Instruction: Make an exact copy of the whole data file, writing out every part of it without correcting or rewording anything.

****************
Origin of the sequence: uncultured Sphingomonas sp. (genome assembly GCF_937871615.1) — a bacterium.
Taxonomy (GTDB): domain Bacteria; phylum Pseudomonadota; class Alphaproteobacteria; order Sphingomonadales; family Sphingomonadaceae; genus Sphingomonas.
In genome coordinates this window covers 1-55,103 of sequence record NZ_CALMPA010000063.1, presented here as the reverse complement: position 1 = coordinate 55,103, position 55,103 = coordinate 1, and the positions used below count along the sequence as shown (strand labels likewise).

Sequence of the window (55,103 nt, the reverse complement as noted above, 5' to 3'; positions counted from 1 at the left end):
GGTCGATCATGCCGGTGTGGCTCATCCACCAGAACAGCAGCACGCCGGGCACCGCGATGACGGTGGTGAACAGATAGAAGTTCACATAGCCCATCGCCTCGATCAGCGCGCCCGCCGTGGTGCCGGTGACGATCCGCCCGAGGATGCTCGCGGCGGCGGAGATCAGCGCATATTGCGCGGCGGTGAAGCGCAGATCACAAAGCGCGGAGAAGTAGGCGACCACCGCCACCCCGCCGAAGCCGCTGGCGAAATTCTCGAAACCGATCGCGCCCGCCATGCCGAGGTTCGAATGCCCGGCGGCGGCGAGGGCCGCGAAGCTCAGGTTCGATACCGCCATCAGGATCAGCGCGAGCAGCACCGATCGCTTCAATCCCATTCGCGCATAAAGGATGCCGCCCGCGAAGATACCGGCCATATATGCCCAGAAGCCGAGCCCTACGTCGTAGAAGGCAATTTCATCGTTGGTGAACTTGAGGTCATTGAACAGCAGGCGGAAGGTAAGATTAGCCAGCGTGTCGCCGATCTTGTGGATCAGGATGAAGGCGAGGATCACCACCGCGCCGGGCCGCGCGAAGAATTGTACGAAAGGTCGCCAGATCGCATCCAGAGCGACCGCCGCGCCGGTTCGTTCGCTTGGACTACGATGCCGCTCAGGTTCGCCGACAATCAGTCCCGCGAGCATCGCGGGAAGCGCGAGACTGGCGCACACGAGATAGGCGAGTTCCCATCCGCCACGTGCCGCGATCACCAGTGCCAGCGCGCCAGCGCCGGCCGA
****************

Origin of the sequence: uncultured Sphingomonas sp. (genome assembly GCF_937871615.1) — a bacterium.
Taxonomy (GTDB): domain Bacteria; phylum Pseudomonadota; class Alphaproteobacteria; order Sphingomonadales; family Sphingomonadaceae; genus Sphingomonas.
In genome coordinates this window covers 1-55,103 of sequence record NZ_CALMPA010000063.1, presented here as the reverse complement: position 1 = coordinate 55,103, position 55,103 = coordinate 1, and the positions used below count along the sequence as shown (strand labels likewise).

Sequence of the window (55,103 nt, the reverse complement as noted above, 5' to 3'; positions counted from 1 at the left end):
GGTCGATCATGCCGGTGTGGCTCATCCACCAGAACAGCAGCACGCCGGGCACCGCGATGACGGTGGTGAACAGATAGAAGTTCACATAGCCCATCGCCTCGATCAGCGCGCCCGCCGTGGTGCCGGTGACGATCCGCCCGAGGATGCTCGCGGCGGCGGAGATCAGCGCATATTGCGCGGCGGTGAAGCGCAGATCACAAAGCGCGGAGAAGTAGGCGACCACCGCCACCCCGCCGAAGCCGCTGGCGAAATTCTCGAAACCGATCGCGCCCGCCATGCCGAGGTTCGAATGCCCGGCGGCGGCGAGGGCCGCGAAGCTCAGGTTCGATACCGCCATCAGGATCAGCGCGAGCAGCACCGATCGCTTCAATCCCATTCGCGCATAAAGGATGCCGCCCGCGAAGATACCGGCCATATATGCCCAGAAGCCGAGCCCTACGTCGTAGAAGGCAATTTCATCGTTGGTGAACTTGAGGTCATTGAACAGCAGGCGGAAGGTAAGATTAGCCAGCGTGTCGCCGATCTTGTGGATCAGGATGAAGGCGAGGATCACCACCGCGCCGGGCCGCGCGAAGAATTGTACGAAAGGTCGCCAGATCGCATCCAGAGCGACCGCCGCGCCGGTTCGTTCGCTTGGACTACGATGCCGCTCAGGTTCGCCGACAATCAGTCCCGCGAGCATCGCGGGAAGCGCGAGACTGGCGCACACGAGATAGGCGAGTTCCCATCCGCCACGTGCCGCGATCACCAGTGCCAGCGCGCCAGCGCCGGCCGA